Ideological reasons mainly. While I know Pittsburgh would get a raw deal out of absorbing Wilkinsburg, I'd still support it due to the principle of municipal consolidation being good, even if the particular cuts against my self-interest.

Quote:
Originally Posted by h_curtis View Post
Do you really feel a place like Fox Chapel would gain anything from merging with the city of Pittsburgh? If so, how?
Of course not. But it wouldn't be the end of the world. Wealthy suburbs in places like Texas are continually absorbed by cities, with no negative effects. Keep in mind in states where this is possible urban politics are highly different, as the suburban population can make up half or more of the electorate. Republican mayors, for example, aren't uncommon.

Quote:
Originally Posted by h_curtis View Post
Even small more depressed places like Sharpsburg would vote no. They don't want to deal with the city poverty and prop them up.
I haven't checked recently, but in 2009, the Pittsburgh median income was $35,732, and Sharpsburg was $31,953. Pittsburgh would lose from such a merger, with the average resident worth around $233 less in taxes annually than the per-capita average in Pittsburgh. So it's rather the reverse, with Pittsburgh not wanting to deal with Sharpsburg poverty.

Quote:
Originally Posted by h_curtis View Post
People say, little governments don't want to give up power or whatever, but if the little municipalities voted, they would most all if not all vote no. Therefore, the little places will stay. The people have voted and majority rules. It has nothing to do with progression.
You do understand much of the municipal consolidation, both in the past and today, happens against the wishes of the residents of the annexed areas right? There was no vote to absorb the Bronx into NYC. The circumstances which turned Allegheny City into the North Side were pretty shady as well.

Quote:
Originally Posted by h_curtis View Post
Most in our area watched places like Churchill and Edgewood get pounded with that horrible school merger. They still are depressed in comparison where they would be today if that dumb court ordered merger didn't happen. Edgewood would be amazingly popular if they still had their little school in place.
And Edgewood would have sky-high property taxes, as it would be inefficient to run their own school district with such a small population. You already see the issues with this in a place like Brentwood, which still has a standalone school district, and has a taxation rate essentially equal to Pittsburgh. Brentwood has around three times the population of Edgewood, so the problem would be even worse for the latter. Realistically speaking, Edgewood would have probably voted to merge into Pittsburgh's school district on its own in the last few decades, with the understanding they'd keep their elementary school, and feed into Alderdice.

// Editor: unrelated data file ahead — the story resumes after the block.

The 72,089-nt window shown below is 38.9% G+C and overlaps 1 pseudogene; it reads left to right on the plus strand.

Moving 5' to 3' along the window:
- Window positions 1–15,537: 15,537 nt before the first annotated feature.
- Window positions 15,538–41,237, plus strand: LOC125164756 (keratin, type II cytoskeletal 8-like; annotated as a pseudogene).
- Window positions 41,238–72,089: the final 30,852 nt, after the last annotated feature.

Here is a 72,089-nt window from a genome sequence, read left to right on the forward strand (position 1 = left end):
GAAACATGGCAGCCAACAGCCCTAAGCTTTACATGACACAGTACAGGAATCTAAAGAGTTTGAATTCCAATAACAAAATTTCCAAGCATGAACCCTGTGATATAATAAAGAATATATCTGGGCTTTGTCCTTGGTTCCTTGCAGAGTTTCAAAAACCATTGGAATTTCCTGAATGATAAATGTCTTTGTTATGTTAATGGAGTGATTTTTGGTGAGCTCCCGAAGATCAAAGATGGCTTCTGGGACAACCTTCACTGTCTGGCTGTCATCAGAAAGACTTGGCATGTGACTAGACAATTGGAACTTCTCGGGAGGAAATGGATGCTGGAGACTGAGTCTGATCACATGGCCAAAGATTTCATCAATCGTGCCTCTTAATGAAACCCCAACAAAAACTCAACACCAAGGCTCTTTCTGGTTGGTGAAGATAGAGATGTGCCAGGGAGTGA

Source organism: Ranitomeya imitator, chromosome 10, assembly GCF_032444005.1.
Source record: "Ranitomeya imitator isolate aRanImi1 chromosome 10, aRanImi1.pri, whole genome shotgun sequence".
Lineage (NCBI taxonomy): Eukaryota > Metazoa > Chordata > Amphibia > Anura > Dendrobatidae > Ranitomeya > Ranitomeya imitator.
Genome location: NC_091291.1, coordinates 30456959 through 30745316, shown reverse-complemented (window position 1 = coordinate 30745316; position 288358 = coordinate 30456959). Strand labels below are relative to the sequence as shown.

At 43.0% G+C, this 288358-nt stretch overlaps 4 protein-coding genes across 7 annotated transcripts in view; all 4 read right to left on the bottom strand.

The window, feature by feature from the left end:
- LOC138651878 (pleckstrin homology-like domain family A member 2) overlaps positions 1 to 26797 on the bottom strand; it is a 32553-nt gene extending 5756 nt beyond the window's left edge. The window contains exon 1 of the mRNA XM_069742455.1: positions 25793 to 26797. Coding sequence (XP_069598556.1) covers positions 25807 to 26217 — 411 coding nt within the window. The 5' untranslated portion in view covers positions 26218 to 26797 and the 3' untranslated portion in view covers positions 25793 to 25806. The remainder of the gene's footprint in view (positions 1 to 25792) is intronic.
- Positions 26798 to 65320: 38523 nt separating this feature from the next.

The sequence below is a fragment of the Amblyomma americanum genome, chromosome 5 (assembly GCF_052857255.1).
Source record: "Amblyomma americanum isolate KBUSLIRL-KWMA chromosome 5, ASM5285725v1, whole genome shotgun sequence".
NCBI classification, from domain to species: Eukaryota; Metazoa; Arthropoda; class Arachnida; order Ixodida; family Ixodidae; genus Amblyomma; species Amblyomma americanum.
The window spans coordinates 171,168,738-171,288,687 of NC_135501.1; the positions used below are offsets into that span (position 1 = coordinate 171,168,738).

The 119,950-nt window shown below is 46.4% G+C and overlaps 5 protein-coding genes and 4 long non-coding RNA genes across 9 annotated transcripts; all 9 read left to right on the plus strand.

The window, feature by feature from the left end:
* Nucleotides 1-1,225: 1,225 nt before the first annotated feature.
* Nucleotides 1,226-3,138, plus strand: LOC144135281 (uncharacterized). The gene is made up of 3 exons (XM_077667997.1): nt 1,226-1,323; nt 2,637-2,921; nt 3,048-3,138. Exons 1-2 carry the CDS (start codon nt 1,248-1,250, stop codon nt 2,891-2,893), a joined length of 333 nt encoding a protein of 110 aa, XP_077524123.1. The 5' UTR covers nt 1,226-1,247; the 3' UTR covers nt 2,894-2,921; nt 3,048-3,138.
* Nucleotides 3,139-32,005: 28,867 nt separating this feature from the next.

Quote:
Originally Posted by h_curtis View Post
Also, why does the title say, "solve"? Solve what? MOST people feel there is nothing to solve. People like smaller communities here. It brings the communities closer. Even Kennywood has days for the different little places. Get on board, it is what makes our area great.
It's a horribly inefficient way to do government. I think I've seen Chris Briem estimate that once you consider all municipalities, school districts, and special taxing regions (fire, police, etc), there are over 1,000 local governments in Allegheny County. There's no way to argue this level of atomization is good in terms of delivery of services, as any local responsiveness is outweighed by the limited scope of responsibility, and the lack of coordination.

In addition, I don't think it can be ignored that the most successful and dynamic cities in the country have had either the legal ability to annex their suburbs, massive international immigration, or both. AFAIK Portland is the only major city which has broken this mold, and this is because there is a regional government which limits sprawl. Pittsburgh can't do much to attract many more immigrants in the shorter run, but we could develop a more efficient structure for local government.
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Old 04-05-2012, 12:01 PM
 
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I actually think a PGH-Wilkinsburg merger could be win-win (and in fact individual deals along those lines have already been struck).
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Old 04-05-2012, 12:07 PM
 
Location: Pittsburgh, PA (Lawrenceville)
5,140 posts, read 2,999,713 times
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Quote:
Originally Posted by BrianTH View Post
I actually think a PGH-Wilkinsburg merger could be win-win (and in fact individual deals along those lines have already been struck).
In the short run, Pittsburgh would lose, as the tax money Wilkinsburg brought in would not in any way make up for the increased servicing costs.

In the longer run, however, the huge drop in Wilkinsburg property taxes would spur commercial development along Penn. Depending upon where they fed the schools, it could lead to further residential improvement, particularly in the portions of Park Place and Regent Square inside the Borough. It would probably take a decade to get there though.